... so I must begin with familiar objects, objects used solely to convey good relative ideas of minute dimension. I begin with small objects with the actual size of which you are familiar. All of us have taken a naked eye view of the sting of the wasp or honey bee; we have a due conception of its size. This is the scabbard or sheath which the naked eye sees.[3] Within this are two blades terminating in barbed points. The point of the scabbard more highly magnified is presented, showing the inclosed barbs. One of the ...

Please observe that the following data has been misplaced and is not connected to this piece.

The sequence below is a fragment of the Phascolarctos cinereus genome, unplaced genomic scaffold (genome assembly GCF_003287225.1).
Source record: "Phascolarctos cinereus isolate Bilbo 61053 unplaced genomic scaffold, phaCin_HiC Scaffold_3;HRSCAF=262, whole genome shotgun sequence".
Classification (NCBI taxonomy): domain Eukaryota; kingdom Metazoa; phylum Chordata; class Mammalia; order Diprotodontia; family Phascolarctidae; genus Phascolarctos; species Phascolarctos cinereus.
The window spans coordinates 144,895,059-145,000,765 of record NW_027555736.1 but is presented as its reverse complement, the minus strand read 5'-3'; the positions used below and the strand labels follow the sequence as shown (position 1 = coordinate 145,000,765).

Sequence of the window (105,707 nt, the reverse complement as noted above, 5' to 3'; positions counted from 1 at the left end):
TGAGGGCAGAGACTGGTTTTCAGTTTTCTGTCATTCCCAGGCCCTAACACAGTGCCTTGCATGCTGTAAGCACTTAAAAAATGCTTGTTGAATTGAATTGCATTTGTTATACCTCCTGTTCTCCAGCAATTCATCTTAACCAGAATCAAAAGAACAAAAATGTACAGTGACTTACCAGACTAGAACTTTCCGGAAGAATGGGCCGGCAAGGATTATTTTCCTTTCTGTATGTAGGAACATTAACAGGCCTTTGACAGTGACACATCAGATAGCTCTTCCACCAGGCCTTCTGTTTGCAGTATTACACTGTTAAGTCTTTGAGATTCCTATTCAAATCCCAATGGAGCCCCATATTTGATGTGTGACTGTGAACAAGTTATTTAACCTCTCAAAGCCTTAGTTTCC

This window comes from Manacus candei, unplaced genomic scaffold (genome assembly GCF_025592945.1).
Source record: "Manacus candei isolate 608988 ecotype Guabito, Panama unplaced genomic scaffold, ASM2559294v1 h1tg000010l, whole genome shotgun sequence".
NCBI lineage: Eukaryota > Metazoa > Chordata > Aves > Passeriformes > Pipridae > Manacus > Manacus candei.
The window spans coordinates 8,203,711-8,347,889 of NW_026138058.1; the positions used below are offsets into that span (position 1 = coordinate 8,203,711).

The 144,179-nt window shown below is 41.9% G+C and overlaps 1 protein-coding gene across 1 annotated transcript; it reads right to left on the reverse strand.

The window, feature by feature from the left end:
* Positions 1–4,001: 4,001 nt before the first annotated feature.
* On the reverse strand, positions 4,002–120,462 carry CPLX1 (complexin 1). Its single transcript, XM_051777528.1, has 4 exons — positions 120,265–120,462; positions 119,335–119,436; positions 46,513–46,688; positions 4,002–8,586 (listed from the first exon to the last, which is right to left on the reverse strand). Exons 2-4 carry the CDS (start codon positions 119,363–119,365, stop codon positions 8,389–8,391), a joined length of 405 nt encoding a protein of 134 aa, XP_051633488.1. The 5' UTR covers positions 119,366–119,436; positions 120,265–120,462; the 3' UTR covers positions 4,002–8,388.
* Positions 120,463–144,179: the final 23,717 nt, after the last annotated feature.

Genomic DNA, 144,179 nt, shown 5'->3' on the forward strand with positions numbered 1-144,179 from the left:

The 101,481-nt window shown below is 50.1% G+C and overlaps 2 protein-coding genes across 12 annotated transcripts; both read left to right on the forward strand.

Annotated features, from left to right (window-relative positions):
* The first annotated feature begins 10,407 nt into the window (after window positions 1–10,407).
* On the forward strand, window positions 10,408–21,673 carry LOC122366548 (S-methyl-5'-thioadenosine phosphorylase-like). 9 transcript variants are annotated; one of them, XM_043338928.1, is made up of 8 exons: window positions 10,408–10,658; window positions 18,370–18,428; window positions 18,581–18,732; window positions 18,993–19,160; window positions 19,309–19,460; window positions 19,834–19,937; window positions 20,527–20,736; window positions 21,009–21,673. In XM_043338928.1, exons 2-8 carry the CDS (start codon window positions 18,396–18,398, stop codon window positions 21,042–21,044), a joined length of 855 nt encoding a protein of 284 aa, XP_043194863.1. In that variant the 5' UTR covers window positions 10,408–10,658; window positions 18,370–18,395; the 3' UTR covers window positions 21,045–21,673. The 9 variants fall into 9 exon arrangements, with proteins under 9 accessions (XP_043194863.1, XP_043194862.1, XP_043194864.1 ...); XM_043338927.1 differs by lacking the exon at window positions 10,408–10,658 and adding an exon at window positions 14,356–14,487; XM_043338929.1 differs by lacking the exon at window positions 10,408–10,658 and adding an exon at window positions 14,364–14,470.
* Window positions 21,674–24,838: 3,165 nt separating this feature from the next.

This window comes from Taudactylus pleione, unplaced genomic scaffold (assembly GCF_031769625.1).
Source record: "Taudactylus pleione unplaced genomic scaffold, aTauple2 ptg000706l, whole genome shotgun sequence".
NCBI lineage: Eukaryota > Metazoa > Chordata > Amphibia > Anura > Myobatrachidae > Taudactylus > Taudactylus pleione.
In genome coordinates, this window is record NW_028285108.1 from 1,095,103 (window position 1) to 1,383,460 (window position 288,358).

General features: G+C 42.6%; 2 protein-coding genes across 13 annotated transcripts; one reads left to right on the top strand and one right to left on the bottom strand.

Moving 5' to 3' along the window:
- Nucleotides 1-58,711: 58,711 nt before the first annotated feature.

— Scientific American Supplement, Vol. XIX, No. 470, Jan. 3, 1885 • Various



Words linked to "Wasp" :   mason wasp, hymenopterous insect, wasp's nest, cynipid gall wasp, White person, vespid wasp, cynipid wasp, hymenopteran, sphecoid, paper wasp, velvet ant, white Anglo-Saxon Protestant, hymenopter, common wasp, sphecoid wasp, wasp waist, chalcid wasp, potter wasp, wasp-waisted, white, protestant, vespid, hymenopteron